• A footer in 8-point type is required on each page containing the date, finalist name(s) and project title as well as the page number. Here is an example of the footer: “16 April 2018 – Jane Doe: The Generic Project – Page 1 of 5”


As is the case with manuscripts submitted for publication in the scientific literature, project reports must be written in good, grammatical English. The following all contribute to the acceptability of the report:

  • Composition style,
  • Appropriate vocabulary,
  • Aorrect verb tense use,
  • Agreement of verbs and their subject nouns in number,
  • Correct punctuation.

Indeed, lack of attention to these writing requirements for project reports may result in the downgrading of the project.


Respectable scientific work for international consumption is recorded using Système international (SI) units (, which must be used throughout. Correct abbreviations for units must be used.

Measurements and Uncertainty

Most physical measurements have uncertainty. Students should be aware of the concepts of accuracy, precision and uncertainty in measurements, and the methods scientists use to represent them e.g. (Bell, 2001). In senior projects, data are expected to have the appropriate number of significant figures, and graphs should have corresponding error bars. Junior and intermediate projects may have as sophisticated a treatment of uncertainty as the finalists’ experience allows.

Graphs, Charts, and Maps

Captions, labels on axes and legends must be accurate and legible.

In Conclusion…

The ability to communicate scientific work clearly and succinctly is an important skill; therefore, the five-page limit (for sections 1-5) is strictly adhered to, regardless of the type or complexity of the project.

It is strongly recommended that someone from your regional organization check each project report for length, clarity, completeness and compliance with the formatting requirements.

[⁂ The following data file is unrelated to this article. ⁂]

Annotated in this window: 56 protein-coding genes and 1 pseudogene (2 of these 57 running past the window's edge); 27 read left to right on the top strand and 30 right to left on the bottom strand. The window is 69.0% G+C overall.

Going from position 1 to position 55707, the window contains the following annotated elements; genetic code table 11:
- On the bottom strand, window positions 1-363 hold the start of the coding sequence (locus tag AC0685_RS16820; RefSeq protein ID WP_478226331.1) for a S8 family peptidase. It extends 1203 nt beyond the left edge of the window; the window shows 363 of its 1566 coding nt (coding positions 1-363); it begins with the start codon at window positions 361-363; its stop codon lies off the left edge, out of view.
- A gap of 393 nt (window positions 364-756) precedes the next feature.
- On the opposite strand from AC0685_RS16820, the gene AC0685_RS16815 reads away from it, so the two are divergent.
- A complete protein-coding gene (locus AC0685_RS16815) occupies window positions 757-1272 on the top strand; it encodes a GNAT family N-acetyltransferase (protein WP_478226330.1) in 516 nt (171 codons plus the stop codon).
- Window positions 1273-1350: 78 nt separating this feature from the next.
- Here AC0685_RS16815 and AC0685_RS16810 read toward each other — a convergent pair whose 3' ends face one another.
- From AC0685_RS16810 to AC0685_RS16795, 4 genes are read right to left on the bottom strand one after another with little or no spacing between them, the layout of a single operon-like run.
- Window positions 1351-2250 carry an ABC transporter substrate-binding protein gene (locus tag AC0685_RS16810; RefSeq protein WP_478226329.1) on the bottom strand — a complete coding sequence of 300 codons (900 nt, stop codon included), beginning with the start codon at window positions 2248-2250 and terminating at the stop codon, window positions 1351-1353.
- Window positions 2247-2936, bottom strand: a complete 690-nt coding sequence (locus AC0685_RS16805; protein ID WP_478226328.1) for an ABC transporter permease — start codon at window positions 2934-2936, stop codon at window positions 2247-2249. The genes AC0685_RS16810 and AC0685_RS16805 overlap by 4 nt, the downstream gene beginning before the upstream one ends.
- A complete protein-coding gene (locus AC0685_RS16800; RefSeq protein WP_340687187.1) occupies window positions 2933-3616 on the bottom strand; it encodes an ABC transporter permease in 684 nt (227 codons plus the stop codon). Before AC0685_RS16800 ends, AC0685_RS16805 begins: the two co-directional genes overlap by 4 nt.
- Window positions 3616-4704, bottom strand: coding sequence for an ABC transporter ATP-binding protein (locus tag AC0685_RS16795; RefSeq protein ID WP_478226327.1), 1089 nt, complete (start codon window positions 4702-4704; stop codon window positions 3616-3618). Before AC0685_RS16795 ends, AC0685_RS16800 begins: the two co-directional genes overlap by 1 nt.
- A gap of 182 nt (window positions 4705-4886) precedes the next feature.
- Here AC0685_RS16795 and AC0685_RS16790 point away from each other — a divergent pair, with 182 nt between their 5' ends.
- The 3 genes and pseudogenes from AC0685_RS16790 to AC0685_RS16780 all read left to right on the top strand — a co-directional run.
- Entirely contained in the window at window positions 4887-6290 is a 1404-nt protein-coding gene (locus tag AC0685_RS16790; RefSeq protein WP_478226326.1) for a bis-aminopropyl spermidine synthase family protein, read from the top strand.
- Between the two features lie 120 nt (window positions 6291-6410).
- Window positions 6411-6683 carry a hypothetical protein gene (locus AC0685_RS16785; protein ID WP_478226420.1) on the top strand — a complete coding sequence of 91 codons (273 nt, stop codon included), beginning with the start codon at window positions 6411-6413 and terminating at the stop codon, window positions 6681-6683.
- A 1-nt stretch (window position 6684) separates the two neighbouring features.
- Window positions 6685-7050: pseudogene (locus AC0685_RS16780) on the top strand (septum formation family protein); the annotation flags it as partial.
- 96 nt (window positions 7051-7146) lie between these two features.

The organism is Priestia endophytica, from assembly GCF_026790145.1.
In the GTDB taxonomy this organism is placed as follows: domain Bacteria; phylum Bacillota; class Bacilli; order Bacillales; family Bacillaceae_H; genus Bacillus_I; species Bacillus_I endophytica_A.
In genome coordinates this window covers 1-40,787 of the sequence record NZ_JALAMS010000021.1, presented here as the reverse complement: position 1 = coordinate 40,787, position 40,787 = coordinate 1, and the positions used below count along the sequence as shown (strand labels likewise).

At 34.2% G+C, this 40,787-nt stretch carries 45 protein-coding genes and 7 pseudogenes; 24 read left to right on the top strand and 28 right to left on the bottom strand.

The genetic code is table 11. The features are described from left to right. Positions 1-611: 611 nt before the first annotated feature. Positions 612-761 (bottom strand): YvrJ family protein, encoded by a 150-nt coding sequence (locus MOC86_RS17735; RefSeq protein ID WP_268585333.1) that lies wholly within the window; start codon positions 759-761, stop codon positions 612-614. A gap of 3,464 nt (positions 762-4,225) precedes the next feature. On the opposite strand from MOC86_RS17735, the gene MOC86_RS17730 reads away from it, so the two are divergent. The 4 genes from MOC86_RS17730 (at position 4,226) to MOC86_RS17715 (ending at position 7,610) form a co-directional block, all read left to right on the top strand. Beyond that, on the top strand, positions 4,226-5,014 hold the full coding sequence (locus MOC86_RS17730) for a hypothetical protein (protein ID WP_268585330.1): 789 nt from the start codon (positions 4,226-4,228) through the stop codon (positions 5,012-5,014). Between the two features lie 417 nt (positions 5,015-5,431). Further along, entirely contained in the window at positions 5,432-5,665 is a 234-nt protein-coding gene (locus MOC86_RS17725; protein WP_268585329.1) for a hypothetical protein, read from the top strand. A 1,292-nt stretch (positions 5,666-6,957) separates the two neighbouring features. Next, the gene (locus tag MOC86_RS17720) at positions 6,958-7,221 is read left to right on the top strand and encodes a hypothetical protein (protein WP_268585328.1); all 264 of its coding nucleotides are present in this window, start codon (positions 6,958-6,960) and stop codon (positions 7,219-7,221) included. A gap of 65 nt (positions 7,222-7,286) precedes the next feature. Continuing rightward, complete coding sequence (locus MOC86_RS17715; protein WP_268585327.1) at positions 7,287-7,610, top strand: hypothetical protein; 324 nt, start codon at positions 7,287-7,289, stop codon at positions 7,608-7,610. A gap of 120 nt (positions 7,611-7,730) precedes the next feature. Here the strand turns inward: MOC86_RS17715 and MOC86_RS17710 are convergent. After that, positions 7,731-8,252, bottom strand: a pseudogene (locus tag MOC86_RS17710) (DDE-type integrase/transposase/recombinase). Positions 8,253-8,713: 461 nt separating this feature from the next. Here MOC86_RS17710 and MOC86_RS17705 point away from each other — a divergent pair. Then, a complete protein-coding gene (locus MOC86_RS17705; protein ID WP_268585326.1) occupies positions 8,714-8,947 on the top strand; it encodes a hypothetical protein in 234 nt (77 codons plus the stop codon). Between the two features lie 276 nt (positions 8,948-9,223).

A copy of the Project Report is provided to each CWSF judge before he/she sees the project or interviews the finalist(s). Remember, not only does the report account for 10% of the project evaluation, it is the first encounter a judge has with the project. A concise, well-written report that is free of spelling and grammatical errors makes a good first impression.

Saving the report as a PDF

The Project Report is submitted electronically as part of the online CWSF registration process. It must first be saved as a Portable Document Format (PDF) file, which preserves the appearance of your document regardless of which computer it is viewed on.

Please note: PDF is the only acceptable format for Project Reports.

PDF is the only acceptable format for Project Reports. PDF documents can be made from any document created in Microsoft Word, Works, Publisher, WordPerfect, Pages or any other application you would use to write a report. There are many different ways to create a PDF file from your report document. Here are a few:

  • Use the “Save As…” option in Microsoft Word
  • Open the document and select Print > Save as PDF on any Macintosh computer running MacOS.
  • Download the free CutePDF Writer (Windows only) and use it to convert your file.
  • Go to Adobe and click “Try it for Free” to sign up and create up to five Adobe PDF files for free.
  • Enter “convert to PDF” into your favourite search engine. You’ll find several other free offers for online conversion services.
  • Get a local computer expert to do it for you. Your region should be able to help you with this process.